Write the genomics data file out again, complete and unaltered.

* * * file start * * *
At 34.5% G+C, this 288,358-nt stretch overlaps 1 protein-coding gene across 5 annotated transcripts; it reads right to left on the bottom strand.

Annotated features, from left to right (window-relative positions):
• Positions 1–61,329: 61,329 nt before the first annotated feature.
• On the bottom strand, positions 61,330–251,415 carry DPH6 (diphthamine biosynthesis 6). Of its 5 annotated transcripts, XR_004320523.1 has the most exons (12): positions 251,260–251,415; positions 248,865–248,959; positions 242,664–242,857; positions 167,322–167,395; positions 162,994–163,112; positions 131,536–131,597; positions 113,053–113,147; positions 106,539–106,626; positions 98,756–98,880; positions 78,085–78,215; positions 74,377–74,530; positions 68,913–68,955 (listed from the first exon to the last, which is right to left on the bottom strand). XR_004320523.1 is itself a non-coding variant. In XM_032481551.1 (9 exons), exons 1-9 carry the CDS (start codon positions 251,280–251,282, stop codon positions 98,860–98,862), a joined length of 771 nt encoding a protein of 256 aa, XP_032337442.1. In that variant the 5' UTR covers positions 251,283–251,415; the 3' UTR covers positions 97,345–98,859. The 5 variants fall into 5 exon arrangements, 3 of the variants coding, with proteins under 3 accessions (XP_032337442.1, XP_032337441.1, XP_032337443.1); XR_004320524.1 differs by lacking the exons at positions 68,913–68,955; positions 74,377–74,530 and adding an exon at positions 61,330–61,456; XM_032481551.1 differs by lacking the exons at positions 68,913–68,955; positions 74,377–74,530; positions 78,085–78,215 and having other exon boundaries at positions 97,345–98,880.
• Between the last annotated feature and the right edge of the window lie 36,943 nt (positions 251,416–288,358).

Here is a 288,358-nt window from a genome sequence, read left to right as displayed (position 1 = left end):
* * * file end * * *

At 34.5% G+C, this 288,358-nt stretch overlaps 1 protein-coding gene across 5 annotated transcripts; it reads right to left on the bottom strand.

Annotated features, from left to right (window-relative positions):
• Positions 1–61,329: 61,329 nt before the first annotated feature.
• On the bottom strand, positions 61,330–251,415 carry DPH6 (diphthamine biosynthesis 6). Of its 5 annotated transcripts, XR_004320523.1 has the most exons (12): positions 251,260–251,415; positions 248,865–248,959; positions 242,664–242,857; positions 167,322–167,395; positions 162,994–163,112; positions 131,536–131,597; positions 113,053–113,147; positions 106,539–106,626; positions 98,756–98,880; positions 78,085–78,215; positions 74,377–74,530; positions 68,913–68,955 (listed from the first exon to the last, which is right to left on the bottom strand). XR_004320523.1 is itself a non-coding variant. In XM_032481551.1 (9 exons), exons 1-9 carry the CDS (start codon positions 251,280–251,282, stop codon positions 98,860–98,862), a joined length of 771 nt encoding a protein of 256 aa, XP_032337442.1. In that variant the 5' UTR covers positions 251,283–251,415; the 3' UTR covers positions 97,345–98,859. The 5 variants fall into 5 exon arrangements, 3 of the variants coding, with proteins under 3 accessions (XP_032337442.1, XP_032337441.1, XP_032337443.1); XR_004320524.1 differs by lacking the exons at positions 68,913–68,955; positions 74,377–74,530 and adding an exon at positions 61,330–61,456; XM_032481551.1 differs by lacking the exons at positions 68,913–68,955; positions 74,377–74,530; positions 78,085–78,215 and having other exon boundaries at positions 97,345–98,880.
• Between the last annotated feature and the right edge of the window lie 36,943 nt (positions 251,416–288,358).

Here is a 288,358-nt window from a genome sequence, read left to right as displayed (position 1 = left end):